IUPAC system and IUPAC rules of naming of nitriles

Nitriles contain a carbon - nitrogen triple bond (R-CºN or R-CN). They are indirectly related to amides (by the loss of H2O from a primary amide), and react chemically similar to carboxylic acids and their derivatives. It should be noted that H-CºN is not truly a nitrile and is named hydrogen cyanide.

When a nitrile group is the highest priority functional group present in the molecule, it is named as an alkanenitrile (alkenenitrile, alkynenitrile, ...). Since the -CºN must occur at the end of a chain of carbon atoms, the carbon of the nitrile will be carbon 1 in the numbering scheme. Other functional groups are located by this numbering scheme. Since the nitrile group is always at carbon number 1, there is no need to indicate its' location.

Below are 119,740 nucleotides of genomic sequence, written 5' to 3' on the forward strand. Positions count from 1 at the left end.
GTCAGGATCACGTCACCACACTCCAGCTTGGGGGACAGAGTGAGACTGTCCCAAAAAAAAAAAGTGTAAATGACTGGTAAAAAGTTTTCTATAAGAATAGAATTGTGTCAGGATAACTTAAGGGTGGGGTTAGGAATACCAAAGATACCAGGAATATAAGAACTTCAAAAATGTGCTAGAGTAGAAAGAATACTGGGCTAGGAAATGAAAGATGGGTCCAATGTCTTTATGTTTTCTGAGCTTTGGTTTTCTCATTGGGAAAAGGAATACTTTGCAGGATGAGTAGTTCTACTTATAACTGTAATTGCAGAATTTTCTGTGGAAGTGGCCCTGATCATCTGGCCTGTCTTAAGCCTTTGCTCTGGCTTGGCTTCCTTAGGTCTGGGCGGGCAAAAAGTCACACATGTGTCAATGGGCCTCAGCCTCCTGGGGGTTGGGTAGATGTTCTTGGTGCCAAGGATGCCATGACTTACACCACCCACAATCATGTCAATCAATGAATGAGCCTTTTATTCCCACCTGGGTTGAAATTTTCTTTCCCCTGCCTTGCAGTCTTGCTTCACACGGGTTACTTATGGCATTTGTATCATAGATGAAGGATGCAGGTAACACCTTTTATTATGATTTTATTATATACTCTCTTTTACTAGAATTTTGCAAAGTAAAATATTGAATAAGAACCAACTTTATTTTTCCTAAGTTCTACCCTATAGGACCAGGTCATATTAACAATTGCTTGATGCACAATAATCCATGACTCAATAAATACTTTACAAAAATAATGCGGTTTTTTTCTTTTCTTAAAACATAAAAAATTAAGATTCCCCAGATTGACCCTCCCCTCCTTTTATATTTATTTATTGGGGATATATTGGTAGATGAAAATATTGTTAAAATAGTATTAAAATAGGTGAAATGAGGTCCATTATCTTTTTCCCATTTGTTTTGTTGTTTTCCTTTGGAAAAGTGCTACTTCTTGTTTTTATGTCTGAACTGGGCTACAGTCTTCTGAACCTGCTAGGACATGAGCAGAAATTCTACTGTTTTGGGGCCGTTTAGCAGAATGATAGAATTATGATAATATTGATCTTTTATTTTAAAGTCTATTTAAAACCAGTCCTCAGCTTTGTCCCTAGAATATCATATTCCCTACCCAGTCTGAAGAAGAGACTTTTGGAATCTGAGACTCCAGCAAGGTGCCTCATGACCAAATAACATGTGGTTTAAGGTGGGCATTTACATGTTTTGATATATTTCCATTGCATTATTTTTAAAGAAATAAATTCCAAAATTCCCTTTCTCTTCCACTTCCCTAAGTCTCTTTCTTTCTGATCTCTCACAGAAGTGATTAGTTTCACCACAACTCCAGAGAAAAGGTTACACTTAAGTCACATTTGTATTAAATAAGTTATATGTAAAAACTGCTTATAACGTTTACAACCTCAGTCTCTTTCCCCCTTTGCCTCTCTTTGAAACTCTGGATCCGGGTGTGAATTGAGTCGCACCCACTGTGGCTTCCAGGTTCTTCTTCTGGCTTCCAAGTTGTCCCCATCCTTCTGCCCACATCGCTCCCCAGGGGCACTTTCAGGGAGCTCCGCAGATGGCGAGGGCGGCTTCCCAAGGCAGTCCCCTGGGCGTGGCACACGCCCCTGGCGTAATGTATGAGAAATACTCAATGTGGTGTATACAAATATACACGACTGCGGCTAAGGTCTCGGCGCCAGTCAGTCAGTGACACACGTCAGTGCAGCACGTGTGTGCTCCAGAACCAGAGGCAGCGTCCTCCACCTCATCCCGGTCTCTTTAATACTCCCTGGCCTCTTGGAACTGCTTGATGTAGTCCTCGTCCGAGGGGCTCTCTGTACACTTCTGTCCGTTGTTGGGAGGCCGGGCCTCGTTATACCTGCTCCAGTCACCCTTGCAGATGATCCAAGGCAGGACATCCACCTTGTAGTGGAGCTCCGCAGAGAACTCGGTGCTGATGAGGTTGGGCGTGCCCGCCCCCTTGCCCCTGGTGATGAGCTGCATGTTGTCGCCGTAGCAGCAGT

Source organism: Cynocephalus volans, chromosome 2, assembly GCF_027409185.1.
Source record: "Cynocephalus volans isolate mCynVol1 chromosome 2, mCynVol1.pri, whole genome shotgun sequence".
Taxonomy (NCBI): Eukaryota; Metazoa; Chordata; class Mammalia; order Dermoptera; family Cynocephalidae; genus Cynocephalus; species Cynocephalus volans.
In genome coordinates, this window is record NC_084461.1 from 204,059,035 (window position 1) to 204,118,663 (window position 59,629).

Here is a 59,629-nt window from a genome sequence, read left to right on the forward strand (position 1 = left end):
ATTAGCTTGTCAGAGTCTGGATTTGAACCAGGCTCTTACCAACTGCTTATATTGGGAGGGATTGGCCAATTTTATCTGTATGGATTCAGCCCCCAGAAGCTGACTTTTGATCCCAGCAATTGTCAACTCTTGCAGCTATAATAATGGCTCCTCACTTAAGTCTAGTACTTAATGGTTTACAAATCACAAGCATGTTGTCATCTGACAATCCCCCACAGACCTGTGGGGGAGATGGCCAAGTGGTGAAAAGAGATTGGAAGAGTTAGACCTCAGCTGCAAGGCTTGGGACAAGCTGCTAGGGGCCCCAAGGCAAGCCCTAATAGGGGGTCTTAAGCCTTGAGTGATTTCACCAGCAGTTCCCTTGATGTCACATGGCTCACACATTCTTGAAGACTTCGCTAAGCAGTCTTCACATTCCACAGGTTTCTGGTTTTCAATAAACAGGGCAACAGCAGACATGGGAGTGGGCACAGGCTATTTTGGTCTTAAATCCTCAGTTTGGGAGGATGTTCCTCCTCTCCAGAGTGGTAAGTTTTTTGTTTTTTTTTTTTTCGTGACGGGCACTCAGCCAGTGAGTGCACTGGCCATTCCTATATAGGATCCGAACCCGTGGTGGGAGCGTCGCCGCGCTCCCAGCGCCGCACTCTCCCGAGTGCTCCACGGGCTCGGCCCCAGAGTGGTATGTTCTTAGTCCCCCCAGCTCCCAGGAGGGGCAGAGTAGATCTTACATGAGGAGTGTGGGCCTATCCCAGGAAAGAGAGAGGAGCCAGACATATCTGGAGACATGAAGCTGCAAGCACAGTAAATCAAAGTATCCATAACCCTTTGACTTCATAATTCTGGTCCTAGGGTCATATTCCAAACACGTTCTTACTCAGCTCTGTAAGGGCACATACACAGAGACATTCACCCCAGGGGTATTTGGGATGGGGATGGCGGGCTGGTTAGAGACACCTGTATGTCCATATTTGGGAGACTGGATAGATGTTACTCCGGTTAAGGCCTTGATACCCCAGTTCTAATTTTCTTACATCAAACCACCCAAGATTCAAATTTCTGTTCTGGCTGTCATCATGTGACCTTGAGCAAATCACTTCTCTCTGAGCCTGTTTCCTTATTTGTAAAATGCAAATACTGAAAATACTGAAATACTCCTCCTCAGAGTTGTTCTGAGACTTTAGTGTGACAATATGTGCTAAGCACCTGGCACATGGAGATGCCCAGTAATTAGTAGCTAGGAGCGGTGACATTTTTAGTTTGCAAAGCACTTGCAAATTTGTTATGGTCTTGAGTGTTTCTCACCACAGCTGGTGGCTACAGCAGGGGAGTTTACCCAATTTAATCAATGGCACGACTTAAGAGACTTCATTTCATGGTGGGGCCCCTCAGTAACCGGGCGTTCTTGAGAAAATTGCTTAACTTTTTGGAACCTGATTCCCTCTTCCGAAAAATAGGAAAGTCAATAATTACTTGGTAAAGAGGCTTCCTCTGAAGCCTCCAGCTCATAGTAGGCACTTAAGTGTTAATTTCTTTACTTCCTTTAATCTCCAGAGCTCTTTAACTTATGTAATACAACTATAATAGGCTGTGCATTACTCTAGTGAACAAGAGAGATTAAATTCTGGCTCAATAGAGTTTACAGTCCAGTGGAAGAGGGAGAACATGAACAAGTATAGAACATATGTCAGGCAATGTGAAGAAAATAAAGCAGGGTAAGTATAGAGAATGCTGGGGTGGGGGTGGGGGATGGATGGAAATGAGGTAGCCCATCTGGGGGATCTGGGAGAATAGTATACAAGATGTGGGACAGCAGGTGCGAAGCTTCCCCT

Examples naming simple nitriles:

Compound Name
Line Drawing
3D Model
cyclobutyronitrile *
pentanedinitrile **

* note: the -yl is changed to a -yro.
** note: numbers are not needed as the nitriles must be at the ends of the chain.

Examples naming more complex nitriles:

Compound Name
Line Drawing

1 comment:

tpatter said...

CN is a functional group and is NOT part of the parent chain-its attached to that longest chain.
NC-CH2-CH2-CN is ethane-1,2-dicarbonitrile not butane1,4-dinitrile